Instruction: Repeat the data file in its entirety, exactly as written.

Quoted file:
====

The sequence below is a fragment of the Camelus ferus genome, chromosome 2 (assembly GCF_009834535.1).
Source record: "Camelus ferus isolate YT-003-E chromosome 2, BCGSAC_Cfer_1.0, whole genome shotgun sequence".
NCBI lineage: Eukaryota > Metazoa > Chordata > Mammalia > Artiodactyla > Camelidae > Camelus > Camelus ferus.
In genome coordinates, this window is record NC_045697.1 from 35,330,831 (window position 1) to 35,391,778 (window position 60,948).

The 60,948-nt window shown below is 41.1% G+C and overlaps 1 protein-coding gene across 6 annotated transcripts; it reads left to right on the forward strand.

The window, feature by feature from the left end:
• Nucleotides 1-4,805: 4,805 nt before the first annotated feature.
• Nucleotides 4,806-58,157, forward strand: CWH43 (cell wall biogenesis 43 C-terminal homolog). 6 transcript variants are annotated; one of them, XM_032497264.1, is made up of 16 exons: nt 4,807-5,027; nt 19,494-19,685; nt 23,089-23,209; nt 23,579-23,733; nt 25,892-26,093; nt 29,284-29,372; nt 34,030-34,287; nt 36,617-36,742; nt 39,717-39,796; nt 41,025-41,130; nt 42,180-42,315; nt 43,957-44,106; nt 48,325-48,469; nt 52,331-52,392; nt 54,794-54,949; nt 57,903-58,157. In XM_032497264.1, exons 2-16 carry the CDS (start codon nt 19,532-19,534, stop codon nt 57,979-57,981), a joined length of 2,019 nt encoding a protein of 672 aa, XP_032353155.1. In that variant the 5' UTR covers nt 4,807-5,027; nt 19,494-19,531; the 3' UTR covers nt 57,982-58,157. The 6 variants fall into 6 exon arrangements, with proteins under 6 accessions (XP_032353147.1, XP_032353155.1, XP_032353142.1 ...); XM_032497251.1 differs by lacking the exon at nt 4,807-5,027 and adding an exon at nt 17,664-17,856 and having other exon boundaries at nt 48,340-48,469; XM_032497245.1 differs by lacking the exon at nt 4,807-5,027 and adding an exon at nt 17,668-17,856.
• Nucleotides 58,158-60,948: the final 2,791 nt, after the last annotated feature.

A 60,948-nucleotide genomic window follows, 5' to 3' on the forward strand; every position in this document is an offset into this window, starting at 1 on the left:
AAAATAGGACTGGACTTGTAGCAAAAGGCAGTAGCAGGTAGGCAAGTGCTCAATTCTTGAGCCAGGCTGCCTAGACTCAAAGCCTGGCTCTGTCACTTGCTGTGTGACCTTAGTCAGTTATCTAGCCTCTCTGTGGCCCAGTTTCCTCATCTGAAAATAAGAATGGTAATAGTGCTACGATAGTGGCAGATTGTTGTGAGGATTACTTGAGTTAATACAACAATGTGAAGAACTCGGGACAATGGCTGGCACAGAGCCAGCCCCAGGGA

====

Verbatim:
The sequence below is a fragment of the Camelus ferus genome, chromosome 2 (assembly GCF_009834535.1).
Source record: "Camelus ferus isolate YT-003-E chromosome 2, BCGSAC_Cfer_1.0, whole genome shotgun sequence".
NCBI lineage: Eukaryota > Metazoa > Chordata > Mammalia > Artiodactyla > Camelidae > Camelus > Camelus ferus.
In genome coordinates, this window is record NC_045697.1 from 35,330,831 (window position 1) to 35,391,778 (window position 60,948).

The 60,948-nt window shown below is 41.1% G+C and overlaps 1 protein-coding gene across 6 annotated transcripts; it reads left to right on the forward strand.

The window, feature by feature from the left end:
• Nucleotides 1-4,805: 4,805 nt before the first annotated feature.
• Nucleotides 4,806-58,157, forward strand: CWH43 (cell wall biogenesis 43 C-terminal homolog). 6 transcript variants are annotated; one of them, XM_032497264.1, is made up of 16 exons: nt 4,807-5,027; nt 19,494-19,685; nt 23,089-23,209; nt 23,579-23,733; nt 25,892-26,093; nt 29,284-29,372; nt 34,030-34,287; nt 36,617-36,742; nt 39,717-39,796; nt 41,025-41,130; nt 42,180-42,315; nt 43,957-44,106; nt 48,325-48,469; nt 52,331-52,392; nt 54,794-54,949; nt 57,903-58,157. In XM_032497264.1, exons 2-16 carry the CDS (start codon nt 19,532-19,534, stop codon nt 57,979-57,981), a joined length of 2,019 nt encoding a protein of 672 aa, XP_032353155.1. In that variant the 5' UTR covers nt 4,807-5,027; nt 19,494-19,531; the 3' UTR covers nt 57,982-58,157. The 6 variants fall into 6 exon arrangements, with proteins under 6 accessions (XP_032353147.1, XP_032353155.1, XP_032353142.1 ...); XM_032497251.1 differs by lacking the exon at nt 4,807-5,027 and adding an exon at nt 17,664-17,856 and having other exon boundaries at nt 48,340-48,469; XM_032497245.1 differs by lacking the exon at nt 4,807-5,027 and adding an exon at nt 17,668-17,856.
• Nucleotides 58,158-60,948: the final 2,791 nt, after the last annotated feature.

A 60,948-nucleotide genomic window follows, 5' to 3' on the forward strand; every position in this document is an offset into this window, starting at 1 on the left:
AAAATAGGACTGGACTTGTAGCAAAAGGCAGTAGCAGGTAGGCAAGTGCTCAATTCTTGAGCCAGGCTGCCTAGACTCAAAGCCTGGCTCTGTCACTTGCTGTGTGACCTTAGTCAGTTATCTAGCCTCTCTGTGGCCCAGTTTCCTCATCTGAAAATAAGAATGGTAATAGTGCTACGATAGTGGCAGATTGTTGTGAGGATTACTTGAGTTAATACAACAATGTGAAGAACTCGGGACAATGGCTGGCACAGAGCCAGCCCCAGGGA